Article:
This study found that Chi-Square 7.955, Degrees of Freedom 1, P = 0.005. The memory load participants ex-
pressed higher intuition behavior than stimulate participants. Therefore, this research proposes that participants
with mental loading tend to make decision more intuitively. It is because people choose tasty foods intuitively. It
means participants will choose chocolate cake more likely than apple that is healthier and rational compared by
the control group.
4.2. Results and Discuss
In order to fill previous research gap, this study added the time-expanding factor along with three independent
variables, including time, price and memory loading, which were proposed by Rottenstreich, Y., Sood, S., &
Brenner, L. [14], and Shiv, Baba and Alexander Fedorikhin [19]. Since memory loading would consume the
brain resource which will make rational thinking more difficult, experiment participants tend to choose delicious
food as a way to compensate their hard work. For instance, people who faced situation such as under extreme
business pressure, working pressure, family issues, human relation problems and all kinds of high degree psy-
chological stress need some other ways to release their pressure. When people do not have enough mental re-
source to resist temptation, they will intuitively select tasty food, such as fried chicken, barbecue and liquor
without rational thinking.
[1] Schelling, T. C. (1984) Choice and Consequence. Harvard, University Press, Cambridge.
[2] Milkman, K.L., Rogers, T. and Bazerman, M.H. (2010) I’ll Have the Ice Cream Soon and the Vegetables Later: A
Study of Online Grocery Purchases and Order Lead Time. Marketing Letters, 21, 17-36.
[3] Stoner, J.A.F. and Freeman, R E. (1989). Management. 4th Edition, Prentice-Hall, Inc., New Jersey.
[4] Wood, J., Wallace, J. and Zeffane, R.M. (2001) Organisational Behaviour: A Global Perspective. John Wiley & Sons
Australia Ltd., Australia.
[5] Shafir, E. and Tversky, A. (1995) Decision Making. In: Smith, E.E. and Osherson, D.N., Eds., An Invitation to Cogni-
tive Science, 2th edition, MIT Press, MA.
[6] Osland, J.S., Kolb, D.A. and Rubin, I. M. (2001) The Organizational Behavior Reader. 7th Edition, Prentice Hall, En-
glewood Cliffs,
[7] Gulick, L. and Urwick, L. (1937) Papers on the Science of Administration. Institute of Public Administration, New
[8] Robbins, S.P. and Timothy, A.J. (2010) Organizational Behavior. 14th Edition, San Diego State University.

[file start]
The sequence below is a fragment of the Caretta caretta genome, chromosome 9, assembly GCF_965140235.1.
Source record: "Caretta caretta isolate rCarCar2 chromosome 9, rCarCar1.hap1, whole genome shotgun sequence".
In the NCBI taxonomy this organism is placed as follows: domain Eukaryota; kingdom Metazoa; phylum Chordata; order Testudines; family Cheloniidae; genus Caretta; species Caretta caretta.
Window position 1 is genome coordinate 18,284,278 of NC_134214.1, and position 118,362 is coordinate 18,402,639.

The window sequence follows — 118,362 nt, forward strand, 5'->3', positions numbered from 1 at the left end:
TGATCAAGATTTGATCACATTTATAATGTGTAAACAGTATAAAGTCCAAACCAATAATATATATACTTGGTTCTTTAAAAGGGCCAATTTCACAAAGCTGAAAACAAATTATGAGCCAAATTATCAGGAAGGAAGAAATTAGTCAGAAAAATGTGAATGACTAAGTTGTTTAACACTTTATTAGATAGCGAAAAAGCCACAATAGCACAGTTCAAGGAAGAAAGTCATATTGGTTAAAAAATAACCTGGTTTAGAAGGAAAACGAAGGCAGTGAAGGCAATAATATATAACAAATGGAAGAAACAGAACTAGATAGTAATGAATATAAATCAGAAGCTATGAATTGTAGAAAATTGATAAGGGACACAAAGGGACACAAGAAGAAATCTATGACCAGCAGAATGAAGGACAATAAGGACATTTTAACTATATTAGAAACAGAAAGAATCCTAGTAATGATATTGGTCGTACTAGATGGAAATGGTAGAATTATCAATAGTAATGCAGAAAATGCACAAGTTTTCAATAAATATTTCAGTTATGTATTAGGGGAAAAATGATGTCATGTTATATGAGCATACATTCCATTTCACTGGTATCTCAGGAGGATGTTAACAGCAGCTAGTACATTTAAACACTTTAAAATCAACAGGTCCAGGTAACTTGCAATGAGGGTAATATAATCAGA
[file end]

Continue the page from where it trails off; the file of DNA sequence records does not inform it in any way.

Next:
[9] Holloman, C. (1992) Using Both Head and Heart in Managerial Decision Making. Industrial Management, 34, 7-10.
[10] Simon, H.A. (1996) The Sciences of the Artificial. 3rd Edition, MIT Press, Cambridge.
[11] Sweller, J., Van Merriënboer, J.J.G. and Paas, F.G.W.C. (1998) Cognitive Architecture and Instructional Design. Edu-
cational Psychology Review, 10, 251-285.
[12] Chandler, P. and Sweller, J. (1991) Cognitive Load Theory and the Format of Instruction. Cognition & Instruction, 8,
[13] Miller, G.A. (1956) The Magical Number Seven, Plus or Minus Two: Some Limits on Our Capacity for Processing In-
formation. Psychological Review, 63, 343-355.
[14] Rottenstreich, Y., Sood, S. and Brenner, L. (2007) Feeling and Thinking in Me mory -Based versus Stimulus-Based
Choices. Journal of Consumer Research, 33, 461-469.
[15] Ravi, D. and Itamar, S. (2003) The Effect of Forced Choice on Choice. Journal of marketing research, 40, 146-160.
H.-T. Lu et al.
[16] Ravi, D. and Kla us, W. (2012) Self-Signaling and the Costs and Benefits of Temptation in Consumer Choice. Journal
of Marketing Research, 49, 15-25.
[17] Davis, J.M., Bailey, S.P., Jackson, D.A., Stresner, A.B. and Morehouse, S.L. (1993) Effects of Serotonin (5-HT)
Agonist during Prolonged Exercise to Fatigue in Humans. Medicine and Science in Sports and Exercise, 25, S78.
[18] Sirgy, M.J. (1982) Self-Concept in Consumer Behavior: A Critical Review. Journal of Consumer Research, 9, 287-
[19] Shiv, B. and Fedorikhin, A. (1999) Heart and Mind in Conflict: The Interplay of Affect and Cognition in Consumer
Decision Making. Journal of Consumer Research, 26, 278-292.